Note: regular BCC commenter melodynew contributes to a Poetry Sunday series over at The Exponent. Read her entry for today here. The more poetry, the better!
Within days of finishing the Camino de Santiago, or perhaps while we were still on the way, we plotted our next pilgrimage (for those wanting to join the Mormon Society of St. James’s pilgrimage next year, it is already decided: Canterbury).
St. Olav’s Way in Norway is the obvious second pilgrimage in Europe, not necessarily because of Olav’s importance (at least outside of Scandinavia), but because of the popularity of the path and the way it is organised: like the Camino, Olav’s Way is signposted and has pilgrims’ lodgings along the path. (Not to the extent of the Camino, mind you, which is in a league of its own in this regard.)
Walking for 100km over five days towards a pilgrimage spot will need no justification to those who understand the joy inherent in such things. In that sense, walking again was a given. We have an added poignancy this year in that our friend and Camino brother Jordan Fowles is no longer with us. We will think of him all the way.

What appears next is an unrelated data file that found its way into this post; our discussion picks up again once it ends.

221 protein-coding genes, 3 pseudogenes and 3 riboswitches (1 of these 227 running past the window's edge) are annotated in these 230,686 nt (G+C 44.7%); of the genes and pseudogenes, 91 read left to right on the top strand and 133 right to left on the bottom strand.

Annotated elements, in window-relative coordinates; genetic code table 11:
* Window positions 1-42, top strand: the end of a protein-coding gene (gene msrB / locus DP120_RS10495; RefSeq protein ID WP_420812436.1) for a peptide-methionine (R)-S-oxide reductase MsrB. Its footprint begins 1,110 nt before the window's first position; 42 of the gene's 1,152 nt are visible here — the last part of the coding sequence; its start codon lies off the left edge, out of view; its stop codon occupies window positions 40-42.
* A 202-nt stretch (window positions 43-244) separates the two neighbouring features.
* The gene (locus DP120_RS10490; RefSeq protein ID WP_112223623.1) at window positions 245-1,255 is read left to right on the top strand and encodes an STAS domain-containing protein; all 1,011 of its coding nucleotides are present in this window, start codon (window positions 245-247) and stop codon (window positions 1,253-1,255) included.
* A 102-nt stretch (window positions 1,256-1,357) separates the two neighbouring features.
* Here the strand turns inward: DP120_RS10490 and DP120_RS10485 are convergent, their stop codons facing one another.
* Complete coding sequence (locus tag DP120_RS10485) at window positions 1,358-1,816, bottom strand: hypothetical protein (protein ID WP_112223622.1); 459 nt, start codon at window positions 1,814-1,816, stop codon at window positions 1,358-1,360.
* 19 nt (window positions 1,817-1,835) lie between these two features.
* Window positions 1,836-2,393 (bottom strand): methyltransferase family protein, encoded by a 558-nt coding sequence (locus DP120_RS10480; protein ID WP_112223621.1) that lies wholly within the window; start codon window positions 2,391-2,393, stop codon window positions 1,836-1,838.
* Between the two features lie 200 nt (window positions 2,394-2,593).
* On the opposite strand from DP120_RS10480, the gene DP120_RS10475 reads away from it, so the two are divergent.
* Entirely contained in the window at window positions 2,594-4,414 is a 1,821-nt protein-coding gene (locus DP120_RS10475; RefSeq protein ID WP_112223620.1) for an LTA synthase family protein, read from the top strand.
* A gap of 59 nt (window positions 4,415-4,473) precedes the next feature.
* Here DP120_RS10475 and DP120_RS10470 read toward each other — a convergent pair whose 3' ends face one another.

Olav Haraldsson was the first king to Christianise Norway and was martyred at the battle of Stiklestad in 1030 for his troubles. The church raised near to his burial became Nidaros cathedral in Trondheim, and it is to there where we set our feet.
We are: Ronan (England), Peter and Beate (Austria), John C, Tana, and Gabe (Germany), Martha (USA), and John F. (USA). We are believers and non-believers. We are Christians, Mormons, Mormon-Christians, Anglo-Mormons, and “other”. We are pilgrims.
UPDATE: Day Five: Sundet Gård to Nidaros (Trondheim)
In case you were planning on going but saw registration was closed, it is now open.
Origins and Destinations: Forty Years of Mormon Women’s Histor(ies).
Utah Valley University
Science Building Auditorium
9 a.m. to 5:30 p.m.
Honoring the Life and Work of Claudia L. Bushman
The Temple and Observatory Group is offering a seminar for those in the midst of a faith transition or crisis in the Minnesota area on
Saturday, Sept. 27 at 6125 Shingle Creek Pkwy, Brooklyn Center, MN 55430. Featured speakers include Terryl and Fiona Givens and Spencer Fluhman.
The event begins at 10:30 and goes until 3:30.